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The March of the Techies: Job Polarization Within and Between Firms

Author

Listed:
  • James Harrigan

    (University of Virginia [Charlottesville], NBER - The National Bureau of Economic Research)

  • Ariell Reshef

    (PSE - Paris School of Economics - UP1 - Université Paris 1 Panthéon-Sorbonne - ENS-PSL - École normale supérieure - Paris - PSL - Université Paris sciences et lettres - EHESS - École des hautes études en sciences sociales - ENPC - École des Ponts ParisTech - CNRS - Centre National de la Recherche Scientifique - INRAE - Institut National de Recherche pour l’Agriculture, l’Alimentation et l’Environnement, CEPII - Centre d'Etudes Prospectives et d'Informations Internationales - Centre d'analyse stratégique, CES - Centre d'économie de la Sorbonne - UP1 - Université Paris 1 Panthéon-Sorbonne - CNRS - Centre National de la Recherche Scientifique)

  • Farid Toubal

    (ENS Paris Saclay - Ecole Normale Supérieure Paris-Saclay, CEPII - Centre d'Etudes Prospectives et d'Informations Internationales - Centre d'analyse stratégique, CESifo - Center for Economic Studies and Ifo for Economic Research - CESifo Group Munich, CEPR - Center for Economic Policy Research - CEPR)

Abstract

Using administrative employee-firm-level data on the entire private sector from 1994 to 2007, we show that the labor market in France has polarized: employment shares of high and low wage occupations grew, while middle wage occupations shrank. At the same time, the share of technology-related occupations ("techies") grew substantially. Aggregate polarization was driven mostly by changes in the composition of firms within industries. Within-firm adjustments and changes in industry composition were much less important. Polarization occured mostly within urban areas, with roughly equal contributions of men and women. We study the role of technology adoption in shaping firm-level outcomes using a new measure of the propensity of a firm to adopt new technology: its employment share of techies. We find that techies were an important force driving aggregate polarization in France, as firms with more techies grew faster.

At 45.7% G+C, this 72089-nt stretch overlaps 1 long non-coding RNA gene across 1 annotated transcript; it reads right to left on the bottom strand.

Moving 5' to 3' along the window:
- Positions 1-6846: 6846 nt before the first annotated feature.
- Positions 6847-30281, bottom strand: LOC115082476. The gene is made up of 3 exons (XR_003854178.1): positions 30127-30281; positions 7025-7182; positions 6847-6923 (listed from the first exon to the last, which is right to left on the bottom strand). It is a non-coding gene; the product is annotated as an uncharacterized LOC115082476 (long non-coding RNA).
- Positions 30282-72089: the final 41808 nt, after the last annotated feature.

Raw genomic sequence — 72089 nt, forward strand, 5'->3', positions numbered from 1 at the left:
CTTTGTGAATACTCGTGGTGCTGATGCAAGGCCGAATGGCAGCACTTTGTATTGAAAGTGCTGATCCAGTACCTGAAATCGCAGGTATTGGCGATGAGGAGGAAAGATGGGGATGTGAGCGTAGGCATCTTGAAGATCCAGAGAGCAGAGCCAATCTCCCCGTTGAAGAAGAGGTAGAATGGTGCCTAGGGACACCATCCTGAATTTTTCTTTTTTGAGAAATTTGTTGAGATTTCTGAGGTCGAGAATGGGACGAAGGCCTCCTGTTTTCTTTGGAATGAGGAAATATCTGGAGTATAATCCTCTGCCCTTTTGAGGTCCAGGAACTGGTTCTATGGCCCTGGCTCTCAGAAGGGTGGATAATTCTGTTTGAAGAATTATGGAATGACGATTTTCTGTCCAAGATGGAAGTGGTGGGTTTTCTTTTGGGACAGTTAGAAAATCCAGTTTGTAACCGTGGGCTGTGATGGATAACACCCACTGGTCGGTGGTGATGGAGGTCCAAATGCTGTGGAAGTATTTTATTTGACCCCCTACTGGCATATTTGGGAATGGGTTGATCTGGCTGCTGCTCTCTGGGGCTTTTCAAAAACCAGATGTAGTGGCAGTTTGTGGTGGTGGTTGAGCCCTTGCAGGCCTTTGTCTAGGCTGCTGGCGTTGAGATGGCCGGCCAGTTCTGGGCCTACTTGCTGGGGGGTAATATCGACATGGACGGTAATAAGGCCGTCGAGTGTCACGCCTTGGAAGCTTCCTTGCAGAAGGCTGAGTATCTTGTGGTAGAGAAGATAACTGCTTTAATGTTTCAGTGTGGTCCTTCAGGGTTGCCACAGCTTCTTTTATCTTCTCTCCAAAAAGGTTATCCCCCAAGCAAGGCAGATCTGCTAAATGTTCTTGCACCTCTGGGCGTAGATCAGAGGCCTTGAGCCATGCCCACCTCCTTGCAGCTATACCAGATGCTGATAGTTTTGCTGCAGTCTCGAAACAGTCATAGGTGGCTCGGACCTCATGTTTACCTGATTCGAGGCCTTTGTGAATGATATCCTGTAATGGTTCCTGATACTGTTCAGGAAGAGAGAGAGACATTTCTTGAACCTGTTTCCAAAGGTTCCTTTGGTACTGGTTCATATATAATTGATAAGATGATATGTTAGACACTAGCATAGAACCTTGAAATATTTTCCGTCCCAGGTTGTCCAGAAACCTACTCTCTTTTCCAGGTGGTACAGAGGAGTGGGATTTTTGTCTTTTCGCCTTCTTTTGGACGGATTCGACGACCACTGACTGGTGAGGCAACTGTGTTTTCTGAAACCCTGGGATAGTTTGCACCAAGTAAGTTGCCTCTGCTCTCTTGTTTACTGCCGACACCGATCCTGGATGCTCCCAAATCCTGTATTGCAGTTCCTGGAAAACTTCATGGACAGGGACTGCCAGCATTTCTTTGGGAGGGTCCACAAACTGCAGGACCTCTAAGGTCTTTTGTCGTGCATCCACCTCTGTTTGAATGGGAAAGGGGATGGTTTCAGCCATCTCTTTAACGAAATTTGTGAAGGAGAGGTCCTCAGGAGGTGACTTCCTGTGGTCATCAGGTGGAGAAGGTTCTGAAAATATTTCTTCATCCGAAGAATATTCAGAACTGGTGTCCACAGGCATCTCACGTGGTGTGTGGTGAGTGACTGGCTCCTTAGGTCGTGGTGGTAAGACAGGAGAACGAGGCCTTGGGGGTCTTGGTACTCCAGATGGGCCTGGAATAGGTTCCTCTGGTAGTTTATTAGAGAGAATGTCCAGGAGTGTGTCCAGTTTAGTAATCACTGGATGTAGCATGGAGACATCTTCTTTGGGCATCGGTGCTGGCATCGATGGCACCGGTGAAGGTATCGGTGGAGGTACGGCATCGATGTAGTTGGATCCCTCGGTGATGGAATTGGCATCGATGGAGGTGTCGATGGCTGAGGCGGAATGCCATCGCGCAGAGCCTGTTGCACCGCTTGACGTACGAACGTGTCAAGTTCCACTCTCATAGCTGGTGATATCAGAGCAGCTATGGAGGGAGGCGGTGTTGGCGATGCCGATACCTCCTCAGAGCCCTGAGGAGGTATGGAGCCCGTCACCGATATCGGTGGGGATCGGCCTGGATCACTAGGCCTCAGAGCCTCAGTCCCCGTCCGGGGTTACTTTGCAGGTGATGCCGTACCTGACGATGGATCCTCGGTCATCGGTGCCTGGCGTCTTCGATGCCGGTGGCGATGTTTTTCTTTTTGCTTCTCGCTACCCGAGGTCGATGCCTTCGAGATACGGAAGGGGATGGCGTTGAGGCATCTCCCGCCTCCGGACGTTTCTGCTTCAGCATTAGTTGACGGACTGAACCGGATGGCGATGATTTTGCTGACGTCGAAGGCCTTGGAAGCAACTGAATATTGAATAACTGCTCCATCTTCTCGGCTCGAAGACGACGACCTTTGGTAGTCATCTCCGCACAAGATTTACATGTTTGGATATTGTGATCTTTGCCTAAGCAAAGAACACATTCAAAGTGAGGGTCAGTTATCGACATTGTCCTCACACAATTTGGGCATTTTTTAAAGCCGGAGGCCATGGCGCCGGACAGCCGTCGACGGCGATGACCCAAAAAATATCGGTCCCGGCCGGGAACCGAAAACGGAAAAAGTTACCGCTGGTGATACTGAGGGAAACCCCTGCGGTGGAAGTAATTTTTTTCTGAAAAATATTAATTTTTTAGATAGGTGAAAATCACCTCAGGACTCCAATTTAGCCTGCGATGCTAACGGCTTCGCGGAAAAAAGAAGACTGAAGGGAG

Suggested Citation

  • James Harrigan & Ariell Reshef & Farid Toubal, 2021. "The March of the Techies: Job Polarization Within and Between Firms," Post-Print halshs-02973332, HAL.
  • Handle: RePEc:hal:journl:halshs-02973332
    DOI: 10.1016/j.respol.2020.104008
    Note: View the original document on HAL open archive server: https://halshs.archives-ouvertes.fr/halshs-02973332
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    Cited by:

    1. James Harrigan & Ariell Reshef & Farid Toubal, 2018. "Techies, Trade, and Skill-Biased Productivity," NBER Working Papers 25295, National Bureau of Economic Research, Inc.
    2. Mayda, Anna Maria & Orefice, Gianluca & Santoni, Gianluca, 2022. "Skilled Immigration, Task Allocation and the Innovation of Firms," IZA Discussion Papers 15693, Institute of Labor Economics (IZA).
    3. Axelle Arquié & Julia Bertin, 2022. "The Heterogenous Effects of Employers’ Concentration on Wages: Better Sorting or Uneven Rent Extracting?," Working Papers 2022-09, CEPII research center.

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    More about this item

    Keywords

    Firm level data; techies; Technological change; STEM skills; Job polarization; Offshoring;
    All these keywords.

    JEL classification:

    • O3 - Economic Development, Innovation, Technological Change, and Growth - - Innovation; Research and Development; Technological Change; Intellectual Property Rights
    • D3 - Microeconomics - - Distribution
    • F1 - International Economics - - Trade
    • F16 - International Economics - - Trade - - - Trade and Labor Market Interactions
    • F66 - International Economics - - Economic Impacts of Globalization - - - Labor

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